How many scenic elements are more theatrical than doors? They can be formidable barriers, passageways to possibility, demonically threatening, or even just ordinary doors. Some plays use them as another character; the Maltby and Shire revue Closer Than Ever saw them as a vital thematic device. Regardless, doors - however important - are seldom the most important things in any show.
But with Rooms, at the New York Musical Theatre Festival, that's just not the case. The sizable white door that director Scott Schwartz has placed on the stage of the 45th Street Theatre is so immediately striking, and proves so central to Paul Scott Goodman and Miriam Gordon's story, you half expect it to receive the final bow when curtain calls come around.
Built on castors, the door is pushed, pulled, and rotated by its two human costars, Jeremy Kushnier and Natascia Diaz, with a frequency that makes them more resemble a duo of interior decortors than the aspiring rock musicians they're supposed to be. But all this fuss does have a point: Schwartz expertly uses that door to define playing spaces and conflict. She's nervous about approaching him, so the first conversation they share is held through a closed door; at another point, when they've finished their first date, a spin of the door frame leads us from inside with one to outside with the other.
Schwartz so effectively realizes a hundred different possibilities for the show's sole set piece that it seems a shame to have his theatrical ballet spoiled by a book and score that aren't as animated. But the story of Scottish couple Ian and Monica, whose relationship is charted against the English punk music movement of the late 1970s and early 1980s, is so formulaic that its only daring element is the flashback to the earliest days of their relationship that forms the central part of the narrative.
You can predict the story's arc without much effort: They meet as cute as an alcoholic Catholic composer and a stuffy Jewish lyricist can without falling instantly in love, but realize their musical talents mesh well and take on Glasgow and London before setting their sights on New York musical theatre stardom. The only problem is that she can't sit still, and he never wants to leave whatever room he's in, so it seems that their love is ultimately doomed. (Of course, as all of this is in flashback, the eventual outcome is never seriously in doubt.)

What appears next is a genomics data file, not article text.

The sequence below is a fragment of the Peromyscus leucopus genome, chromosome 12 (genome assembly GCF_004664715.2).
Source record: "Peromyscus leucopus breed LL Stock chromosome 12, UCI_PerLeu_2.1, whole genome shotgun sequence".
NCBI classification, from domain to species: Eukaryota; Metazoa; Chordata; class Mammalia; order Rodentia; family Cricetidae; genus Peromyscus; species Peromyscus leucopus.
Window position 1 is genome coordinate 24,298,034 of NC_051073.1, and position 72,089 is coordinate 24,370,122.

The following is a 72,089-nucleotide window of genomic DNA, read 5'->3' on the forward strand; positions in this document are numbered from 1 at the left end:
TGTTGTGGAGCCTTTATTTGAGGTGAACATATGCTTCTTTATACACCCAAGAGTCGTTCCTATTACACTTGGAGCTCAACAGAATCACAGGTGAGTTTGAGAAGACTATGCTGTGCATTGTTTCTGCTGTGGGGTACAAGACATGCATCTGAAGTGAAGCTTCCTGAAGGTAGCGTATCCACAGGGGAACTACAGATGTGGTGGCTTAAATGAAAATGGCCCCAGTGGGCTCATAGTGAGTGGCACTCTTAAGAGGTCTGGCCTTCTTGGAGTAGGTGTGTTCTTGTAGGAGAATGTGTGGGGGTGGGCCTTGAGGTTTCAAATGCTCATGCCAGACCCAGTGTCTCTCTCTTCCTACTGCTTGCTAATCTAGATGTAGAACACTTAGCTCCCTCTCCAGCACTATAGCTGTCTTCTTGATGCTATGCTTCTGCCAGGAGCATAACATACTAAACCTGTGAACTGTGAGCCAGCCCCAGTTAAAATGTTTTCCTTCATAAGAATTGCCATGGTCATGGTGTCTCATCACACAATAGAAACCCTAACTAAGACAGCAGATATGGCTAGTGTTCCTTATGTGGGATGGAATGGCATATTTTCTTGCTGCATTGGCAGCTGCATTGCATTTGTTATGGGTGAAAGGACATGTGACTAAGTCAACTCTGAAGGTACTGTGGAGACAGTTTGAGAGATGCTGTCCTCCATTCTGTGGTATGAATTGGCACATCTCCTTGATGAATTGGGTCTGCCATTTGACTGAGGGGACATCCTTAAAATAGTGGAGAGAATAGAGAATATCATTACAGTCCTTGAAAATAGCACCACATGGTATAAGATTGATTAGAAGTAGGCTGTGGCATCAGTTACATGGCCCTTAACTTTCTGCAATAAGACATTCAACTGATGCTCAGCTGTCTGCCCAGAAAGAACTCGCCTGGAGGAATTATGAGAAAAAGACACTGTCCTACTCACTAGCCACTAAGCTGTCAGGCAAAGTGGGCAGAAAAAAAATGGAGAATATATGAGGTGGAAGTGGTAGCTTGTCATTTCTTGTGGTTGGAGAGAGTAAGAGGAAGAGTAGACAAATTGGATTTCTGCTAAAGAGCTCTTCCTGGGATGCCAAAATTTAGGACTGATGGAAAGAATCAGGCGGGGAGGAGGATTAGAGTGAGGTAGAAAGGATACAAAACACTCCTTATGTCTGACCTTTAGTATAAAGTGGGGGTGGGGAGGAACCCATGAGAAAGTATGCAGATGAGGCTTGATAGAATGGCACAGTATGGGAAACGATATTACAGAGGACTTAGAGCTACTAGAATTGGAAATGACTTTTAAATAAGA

Goodman's score, for which Gordon also contributed lyrics, is a step up from his previous work adapting Bright Lights, Big City; that show's reliance on cheap jokes, endless recitative, and oversetting of even the most minor events and emotions is not in evidence in Rooms. The wailing diegetic punk songs and searing power ballads here come naturally and believably to these characters, and sound great (if overly loud) as played by Roger Butterley's onstage rock band.
In terms of content, the score takes few chances, and doesn't always make sense when it does. The only standout number is an hilarious bat mitzvah serenade that works in too many secrets the subject's mother would prefer weren't revealed, but its not particularly believable that Diaz's sensible Monica would ever dare sing it. Emotional content in most of the other songs is of the anonymous, pop-album variety that might satisfy rock-music lovers, but won't do much for fans of musical theatre as a dramatic form.
The performances, while polished, don't plumb much deeper; the characters' inner struggles are only suggested. Diaz is more interesting than usual here, and her voice is better suited to this gratingly rangy music than to the more traditional scores she's found herself singing of late; she's not, however, the effusively jittery and caffeinated Monica the show describes. Kushnier is likeable enough, and he sings with an appealing sincerity, but he pushes Ian's homebody qualities beyond introversion and into blandness, making it tough to understand what Monica sees in him.
Should that matter in a show like this? Aren't Goodman and Gordon just more interested in bringing musical theatre to a rock concert than bringing a rock concert to a musical? The story they tell is satisfying enough as a 75-minute diversion, but feels only half-finished, as if Goodman and Gordon decided that stressing the restorative powers of rock and the profound resilience of abandoned love are enough for a full evening. From the audience, that's not at all certain.
Still, you have to love the door, the first and last thing we see in the show, and the only obvious capitulation to theatrical concerns. But as much as its openings, closings, and travels to and fro may ingratiate it to us, of far greater concern is the invisible door between the performers and the audience that should allow access to emotional connection, but is instead tightly shut.
New York Musical Theatre Festival